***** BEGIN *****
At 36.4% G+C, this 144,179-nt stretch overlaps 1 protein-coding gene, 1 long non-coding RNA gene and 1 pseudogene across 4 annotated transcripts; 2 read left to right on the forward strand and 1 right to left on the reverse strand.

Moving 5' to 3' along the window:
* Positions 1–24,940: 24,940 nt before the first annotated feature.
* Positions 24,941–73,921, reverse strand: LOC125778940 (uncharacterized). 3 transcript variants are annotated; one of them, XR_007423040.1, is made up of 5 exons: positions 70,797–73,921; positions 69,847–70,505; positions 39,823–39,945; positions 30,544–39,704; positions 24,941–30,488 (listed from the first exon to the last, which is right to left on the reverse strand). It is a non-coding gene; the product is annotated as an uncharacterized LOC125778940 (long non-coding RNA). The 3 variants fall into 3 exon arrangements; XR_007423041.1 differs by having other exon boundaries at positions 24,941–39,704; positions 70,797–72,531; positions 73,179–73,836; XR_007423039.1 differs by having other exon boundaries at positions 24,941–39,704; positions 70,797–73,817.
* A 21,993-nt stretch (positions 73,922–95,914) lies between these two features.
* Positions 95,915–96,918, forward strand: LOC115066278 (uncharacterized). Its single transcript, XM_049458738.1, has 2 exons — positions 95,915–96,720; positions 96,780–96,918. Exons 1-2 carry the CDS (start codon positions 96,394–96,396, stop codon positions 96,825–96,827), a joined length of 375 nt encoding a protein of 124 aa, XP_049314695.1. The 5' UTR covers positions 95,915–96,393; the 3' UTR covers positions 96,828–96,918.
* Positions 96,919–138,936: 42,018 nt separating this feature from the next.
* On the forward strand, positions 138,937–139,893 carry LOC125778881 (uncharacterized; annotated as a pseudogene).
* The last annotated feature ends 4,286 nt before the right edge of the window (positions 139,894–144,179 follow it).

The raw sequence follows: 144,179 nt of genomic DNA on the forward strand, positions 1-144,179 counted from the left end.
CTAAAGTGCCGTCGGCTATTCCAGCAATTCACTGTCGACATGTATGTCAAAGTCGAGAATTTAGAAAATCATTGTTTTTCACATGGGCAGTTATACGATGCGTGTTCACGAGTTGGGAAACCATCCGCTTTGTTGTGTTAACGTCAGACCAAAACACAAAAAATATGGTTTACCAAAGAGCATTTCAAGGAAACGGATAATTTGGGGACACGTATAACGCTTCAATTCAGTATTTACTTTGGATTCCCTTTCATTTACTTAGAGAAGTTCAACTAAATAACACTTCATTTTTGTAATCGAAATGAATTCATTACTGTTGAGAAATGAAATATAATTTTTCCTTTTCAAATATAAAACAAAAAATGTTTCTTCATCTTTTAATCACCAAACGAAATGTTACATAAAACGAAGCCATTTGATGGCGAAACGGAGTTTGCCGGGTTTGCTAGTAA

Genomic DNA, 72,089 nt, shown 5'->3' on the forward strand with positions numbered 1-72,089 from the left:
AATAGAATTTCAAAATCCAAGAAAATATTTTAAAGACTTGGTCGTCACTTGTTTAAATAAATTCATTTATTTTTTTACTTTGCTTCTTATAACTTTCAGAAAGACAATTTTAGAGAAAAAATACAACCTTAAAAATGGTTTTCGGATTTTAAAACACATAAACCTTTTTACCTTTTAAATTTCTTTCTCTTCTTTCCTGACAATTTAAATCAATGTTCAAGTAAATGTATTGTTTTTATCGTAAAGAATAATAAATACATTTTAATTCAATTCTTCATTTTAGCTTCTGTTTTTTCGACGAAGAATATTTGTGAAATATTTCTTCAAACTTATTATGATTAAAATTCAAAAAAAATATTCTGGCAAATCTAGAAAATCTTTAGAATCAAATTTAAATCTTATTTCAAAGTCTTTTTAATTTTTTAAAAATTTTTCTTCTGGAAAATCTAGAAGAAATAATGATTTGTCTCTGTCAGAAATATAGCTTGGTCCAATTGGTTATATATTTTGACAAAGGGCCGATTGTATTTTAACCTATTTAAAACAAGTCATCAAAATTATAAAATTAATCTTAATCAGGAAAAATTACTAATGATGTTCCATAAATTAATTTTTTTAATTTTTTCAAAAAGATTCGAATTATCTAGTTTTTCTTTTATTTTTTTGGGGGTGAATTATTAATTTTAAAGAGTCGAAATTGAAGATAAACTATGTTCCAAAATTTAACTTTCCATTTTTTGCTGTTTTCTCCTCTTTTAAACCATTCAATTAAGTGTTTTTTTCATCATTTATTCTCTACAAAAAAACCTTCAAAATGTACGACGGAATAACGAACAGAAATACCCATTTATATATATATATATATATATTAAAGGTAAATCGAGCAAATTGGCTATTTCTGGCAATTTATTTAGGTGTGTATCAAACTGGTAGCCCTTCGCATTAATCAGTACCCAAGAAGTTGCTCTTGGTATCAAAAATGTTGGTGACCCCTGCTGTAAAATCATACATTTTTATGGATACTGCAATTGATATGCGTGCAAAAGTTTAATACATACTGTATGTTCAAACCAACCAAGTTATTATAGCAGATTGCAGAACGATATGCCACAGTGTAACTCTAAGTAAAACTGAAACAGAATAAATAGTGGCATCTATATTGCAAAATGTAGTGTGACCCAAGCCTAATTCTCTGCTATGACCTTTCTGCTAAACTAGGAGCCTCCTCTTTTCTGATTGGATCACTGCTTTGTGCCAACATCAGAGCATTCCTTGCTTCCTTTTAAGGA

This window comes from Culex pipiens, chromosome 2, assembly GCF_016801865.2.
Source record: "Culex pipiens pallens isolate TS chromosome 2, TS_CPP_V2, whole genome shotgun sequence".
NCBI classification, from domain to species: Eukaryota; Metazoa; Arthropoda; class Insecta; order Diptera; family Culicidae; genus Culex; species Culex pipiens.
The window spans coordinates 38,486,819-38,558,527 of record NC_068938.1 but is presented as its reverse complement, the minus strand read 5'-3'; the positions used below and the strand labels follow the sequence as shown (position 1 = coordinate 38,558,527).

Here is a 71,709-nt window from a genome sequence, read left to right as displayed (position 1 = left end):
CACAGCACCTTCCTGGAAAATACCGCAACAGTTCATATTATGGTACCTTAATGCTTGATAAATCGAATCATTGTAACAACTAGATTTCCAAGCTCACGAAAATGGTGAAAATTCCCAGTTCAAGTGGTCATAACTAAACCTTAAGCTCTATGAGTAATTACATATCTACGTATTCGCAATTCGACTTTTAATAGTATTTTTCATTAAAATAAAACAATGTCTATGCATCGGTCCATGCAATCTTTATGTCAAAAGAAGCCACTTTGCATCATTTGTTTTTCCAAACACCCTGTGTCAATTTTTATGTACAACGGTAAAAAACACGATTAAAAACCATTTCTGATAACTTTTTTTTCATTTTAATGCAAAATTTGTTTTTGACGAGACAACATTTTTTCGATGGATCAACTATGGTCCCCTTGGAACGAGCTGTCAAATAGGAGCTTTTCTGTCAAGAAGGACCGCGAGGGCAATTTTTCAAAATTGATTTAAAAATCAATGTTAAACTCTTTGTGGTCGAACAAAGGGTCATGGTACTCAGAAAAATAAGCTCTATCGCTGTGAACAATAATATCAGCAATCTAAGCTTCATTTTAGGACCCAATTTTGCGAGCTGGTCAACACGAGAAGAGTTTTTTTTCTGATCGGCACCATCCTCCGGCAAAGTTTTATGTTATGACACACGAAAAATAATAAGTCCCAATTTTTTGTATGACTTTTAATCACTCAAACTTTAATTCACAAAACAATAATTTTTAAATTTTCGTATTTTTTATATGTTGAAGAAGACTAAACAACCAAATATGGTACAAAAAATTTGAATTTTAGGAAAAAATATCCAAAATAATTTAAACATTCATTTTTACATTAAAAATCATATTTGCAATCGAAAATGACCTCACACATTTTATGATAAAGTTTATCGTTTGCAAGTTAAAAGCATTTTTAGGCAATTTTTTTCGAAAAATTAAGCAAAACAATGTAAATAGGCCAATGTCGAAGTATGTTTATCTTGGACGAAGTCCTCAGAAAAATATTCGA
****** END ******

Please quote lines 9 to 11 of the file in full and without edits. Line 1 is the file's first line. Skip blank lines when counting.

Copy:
* The last annotated feature ends 4,286 nt before the right edge of the window (positions 139,894–144,179 follow it).

The raw sequence follows: 144,179 nt of genomic DNA on the forward strand, positions 1-144,179 counted from the left end.
CTAAAGTGCCGTCGGCTATTCCAGCAATTCACTGTCGACATGTATGTCAAAGTCGAGAATTTAGAAAATCATTGTTTTTCACATGGGCAGTTATACGATGCGTGTTCACGAGTTGGGAAACCATCCGCTTTGTTGTGTTAACGTCAGACCAAAACACAAAAAATATGGTTTACCAAAGAGCATTTCAAGGAAACGGATAATTTGGGGACACGTATAACGCTTCAATTCAGTATTTACTTTGGATTCCCTTTCATTTACTTAGAGAAGTTCAACTAAATAACACTTCATTTTTGTAATCGAAATGAATTCATTACTGTTGAGAAATGAAATATAATTTTTCCTTTTCAAATATAAAACAAAAAATGTTTCTTCATCTTTTAATCACCAAACGAAATGTTACATAAAACGAAGCCATTTGATGGCGAAACGGAGTTTGCCGGGTTTGCTAGTAA